There is something about Alaska that has always stirred the imagination. From the first migrants who crossed the Bering land bridge during the ice ages, to today’s travelers escaping the madness of city life, Alaska draws people from the world over to see its wonders: dramatic mountains and immense glaciers, rivers thick with brown bears, northern lights dancing across a velvety winter sky.
Alaska is a place apart — both physically and culturally — from the rest of the United States. In Alaska, the term wilderness does not refer to a small enclave of the natural world surrounded by shopping malls, traffic jams, and suburban sprawl. The Great Land is so huge, so wild, so underpopulated that it’s almost incomprehensible: it falls right off the edge of your imagination. Here, like nowhere else on earth, human developments will always be dwarfed by the vastness of the land.
One characteristic of Alaska that comes as a surprise to first-time visitors is its diversity. It isn’t just the high mountains and forested valleys of Interior Alaska , but also vast rain forests carpeting the islands of the Inside Passage , the wildlife-rich tundra stretching to the horizon on the Yukon Delta, the active volcanoes of the Aleutian Islands where earthquakes are an almost daily occurrence, and even a surfing beach  that extends 70 miles along the Gulf of Alaska.
You could spend an evening in Anchorage  dining on king crab and sampling French wines, and the next day take a one-hour floatplane ride to a cabin where the only sounds are singing loons and droning mosquitoes.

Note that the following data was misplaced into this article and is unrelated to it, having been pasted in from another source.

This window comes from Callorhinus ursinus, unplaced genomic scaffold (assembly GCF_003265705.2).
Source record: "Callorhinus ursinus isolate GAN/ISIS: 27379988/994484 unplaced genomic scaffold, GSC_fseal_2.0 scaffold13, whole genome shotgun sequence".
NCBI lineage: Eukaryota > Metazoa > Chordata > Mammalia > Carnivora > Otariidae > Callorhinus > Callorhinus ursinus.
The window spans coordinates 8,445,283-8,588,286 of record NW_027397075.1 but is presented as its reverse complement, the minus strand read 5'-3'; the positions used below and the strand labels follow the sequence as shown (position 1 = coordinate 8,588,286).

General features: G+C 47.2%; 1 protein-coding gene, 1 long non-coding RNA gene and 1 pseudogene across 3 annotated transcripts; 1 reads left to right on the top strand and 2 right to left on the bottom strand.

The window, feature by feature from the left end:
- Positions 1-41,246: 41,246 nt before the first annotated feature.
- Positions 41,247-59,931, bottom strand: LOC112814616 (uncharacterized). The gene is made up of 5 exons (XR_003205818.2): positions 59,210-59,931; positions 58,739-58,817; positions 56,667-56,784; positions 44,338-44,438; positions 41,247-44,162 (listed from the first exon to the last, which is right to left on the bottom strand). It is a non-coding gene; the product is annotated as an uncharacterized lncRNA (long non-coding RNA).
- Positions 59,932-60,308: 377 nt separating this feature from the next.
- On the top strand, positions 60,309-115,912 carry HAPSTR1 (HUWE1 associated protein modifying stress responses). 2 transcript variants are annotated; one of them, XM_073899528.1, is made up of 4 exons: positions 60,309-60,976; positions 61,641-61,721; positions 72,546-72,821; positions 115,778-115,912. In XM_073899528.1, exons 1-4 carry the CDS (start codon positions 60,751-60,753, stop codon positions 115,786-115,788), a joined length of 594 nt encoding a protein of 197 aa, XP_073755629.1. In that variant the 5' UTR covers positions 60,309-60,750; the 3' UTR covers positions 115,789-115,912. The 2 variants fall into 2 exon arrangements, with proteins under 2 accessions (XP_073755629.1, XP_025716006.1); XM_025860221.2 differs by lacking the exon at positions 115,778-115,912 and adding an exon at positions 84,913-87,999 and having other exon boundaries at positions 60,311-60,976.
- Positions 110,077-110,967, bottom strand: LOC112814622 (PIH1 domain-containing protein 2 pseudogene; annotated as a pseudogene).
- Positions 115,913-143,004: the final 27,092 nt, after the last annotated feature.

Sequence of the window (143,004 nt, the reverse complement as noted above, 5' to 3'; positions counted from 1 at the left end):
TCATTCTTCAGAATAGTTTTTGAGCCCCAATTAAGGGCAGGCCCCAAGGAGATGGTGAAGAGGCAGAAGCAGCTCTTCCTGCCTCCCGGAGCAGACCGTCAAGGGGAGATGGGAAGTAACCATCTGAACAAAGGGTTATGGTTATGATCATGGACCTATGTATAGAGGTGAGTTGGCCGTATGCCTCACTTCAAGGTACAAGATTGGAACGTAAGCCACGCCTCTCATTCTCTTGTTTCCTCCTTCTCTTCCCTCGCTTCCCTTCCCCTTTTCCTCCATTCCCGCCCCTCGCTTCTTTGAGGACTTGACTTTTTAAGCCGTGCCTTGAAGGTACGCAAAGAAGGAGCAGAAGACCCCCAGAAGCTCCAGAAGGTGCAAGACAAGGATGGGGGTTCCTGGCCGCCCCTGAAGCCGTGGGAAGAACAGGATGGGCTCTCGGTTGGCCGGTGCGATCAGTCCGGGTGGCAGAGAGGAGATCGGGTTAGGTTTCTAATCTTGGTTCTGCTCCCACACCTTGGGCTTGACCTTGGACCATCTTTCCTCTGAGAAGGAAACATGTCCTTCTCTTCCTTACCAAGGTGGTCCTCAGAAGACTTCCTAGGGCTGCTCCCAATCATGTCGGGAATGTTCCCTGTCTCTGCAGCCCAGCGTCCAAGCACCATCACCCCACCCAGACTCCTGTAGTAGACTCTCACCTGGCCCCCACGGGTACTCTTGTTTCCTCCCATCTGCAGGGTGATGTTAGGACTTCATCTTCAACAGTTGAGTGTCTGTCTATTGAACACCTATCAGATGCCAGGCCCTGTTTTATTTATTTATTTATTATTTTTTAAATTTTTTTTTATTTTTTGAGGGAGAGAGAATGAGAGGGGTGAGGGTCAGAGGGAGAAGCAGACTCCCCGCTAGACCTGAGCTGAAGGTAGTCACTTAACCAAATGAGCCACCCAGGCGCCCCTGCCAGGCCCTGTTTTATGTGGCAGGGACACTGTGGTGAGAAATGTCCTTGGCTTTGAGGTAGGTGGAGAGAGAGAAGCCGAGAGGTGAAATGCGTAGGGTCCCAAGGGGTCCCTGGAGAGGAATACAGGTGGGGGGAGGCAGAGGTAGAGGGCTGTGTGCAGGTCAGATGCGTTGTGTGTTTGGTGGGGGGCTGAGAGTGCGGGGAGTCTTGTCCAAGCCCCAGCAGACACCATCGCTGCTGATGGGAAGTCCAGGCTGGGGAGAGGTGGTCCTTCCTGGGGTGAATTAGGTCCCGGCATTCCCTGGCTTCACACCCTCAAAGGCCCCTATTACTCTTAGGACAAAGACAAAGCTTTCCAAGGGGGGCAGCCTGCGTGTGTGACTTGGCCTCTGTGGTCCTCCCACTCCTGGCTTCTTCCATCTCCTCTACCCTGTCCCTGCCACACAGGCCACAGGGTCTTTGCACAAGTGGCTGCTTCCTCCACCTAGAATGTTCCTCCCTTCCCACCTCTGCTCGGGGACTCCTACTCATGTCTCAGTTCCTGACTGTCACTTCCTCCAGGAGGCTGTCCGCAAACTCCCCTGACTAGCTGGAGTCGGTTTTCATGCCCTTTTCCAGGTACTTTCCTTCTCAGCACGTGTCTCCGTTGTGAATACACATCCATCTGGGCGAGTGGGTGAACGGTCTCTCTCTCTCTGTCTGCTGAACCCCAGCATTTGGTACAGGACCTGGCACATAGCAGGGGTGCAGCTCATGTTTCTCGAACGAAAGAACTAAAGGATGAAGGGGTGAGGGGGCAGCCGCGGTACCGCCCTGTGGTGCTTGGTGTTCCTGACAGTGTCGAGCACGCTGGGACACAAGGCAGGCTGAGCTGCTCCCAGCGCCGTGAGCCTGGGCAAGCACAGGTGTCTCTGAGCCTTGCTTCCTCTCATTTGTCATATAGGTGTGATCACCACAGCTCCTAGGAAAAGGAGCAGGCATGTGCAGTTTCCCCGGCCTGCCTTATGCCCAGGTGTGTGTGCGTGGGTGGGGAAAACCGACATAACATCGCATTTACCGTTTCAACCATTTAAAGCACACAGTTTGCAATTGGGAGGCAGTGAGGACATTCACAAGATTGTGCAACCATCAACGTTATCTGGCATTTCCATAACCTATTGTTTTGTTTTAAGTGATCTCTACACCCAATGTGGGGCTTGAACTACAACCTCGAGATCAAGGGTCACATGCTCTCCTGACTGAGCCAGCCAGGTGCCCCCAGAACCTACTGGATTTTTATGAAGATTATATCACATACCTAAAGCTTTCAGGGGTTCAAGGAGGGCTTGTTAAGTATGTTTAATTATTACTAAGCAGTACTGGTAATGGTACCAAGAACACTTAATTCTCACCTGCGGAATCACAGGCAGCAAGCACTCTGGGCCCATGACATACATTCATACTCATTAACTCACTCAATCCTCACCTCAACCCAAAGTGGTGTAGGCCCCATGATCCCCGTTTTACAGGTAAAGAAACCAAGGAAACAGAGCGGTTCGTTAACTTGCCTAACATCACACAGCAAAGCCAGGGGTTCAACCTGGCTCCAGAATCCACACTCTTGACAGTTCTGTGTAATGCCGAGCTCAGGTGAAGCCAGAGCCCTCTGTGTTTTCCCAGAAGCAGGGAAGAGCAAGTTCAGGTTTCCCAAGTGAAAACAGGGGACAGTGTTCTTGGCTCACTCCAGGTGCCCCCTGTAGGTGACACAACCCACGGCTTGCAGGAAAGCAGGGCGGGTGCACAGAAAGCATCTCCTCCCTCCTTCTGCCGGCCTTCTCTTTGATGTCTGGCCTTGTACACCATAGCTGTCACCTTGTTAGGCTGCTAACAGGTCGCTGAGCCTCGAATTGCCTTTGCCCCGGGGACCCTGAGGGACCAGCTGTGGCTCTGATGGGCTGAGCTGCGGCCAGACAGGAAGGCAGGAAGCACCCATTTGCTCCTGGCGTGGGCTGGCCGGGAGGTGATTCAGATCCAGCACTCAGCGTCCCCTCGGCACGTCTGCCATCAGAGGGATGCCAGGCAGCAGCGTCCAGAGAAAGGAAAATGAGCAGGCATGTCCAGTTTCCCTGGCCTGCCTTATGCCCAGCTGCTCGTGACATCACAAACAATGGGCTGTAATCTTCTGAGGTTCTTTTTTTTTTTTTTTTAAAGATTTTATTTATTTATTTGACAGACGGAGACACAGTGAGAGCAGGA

Alaska has not just the continent’s tallest mountain (20,320-foot Mt. McKinley ) but entire ranges where unnamed peaks rim the valleys. One of the most spectacular areas — Wrangell–St. Elias National Park  — covers an astounding 13 million acres, with three mountain ranges, many volcanoes, a glacier larger than Rhode Island, massive rivers, and nine of the 16 highest mountains in North America.
Admiralty Island  in Southeast Alaska has the highest brown bear density of any place on earth, with thick spruce forests, gorgeous alpine country, graceful bays, and one tiny Native Alaskan village on the southwestern shore. Located above the Arctic Circle, Kobuk Valley National Park has sand dunes topping 250 feet in height and covering 25 square miles.
If you haven’t been to Alaska before, you’re in for a treat. If you have, you will almost certainly want to return.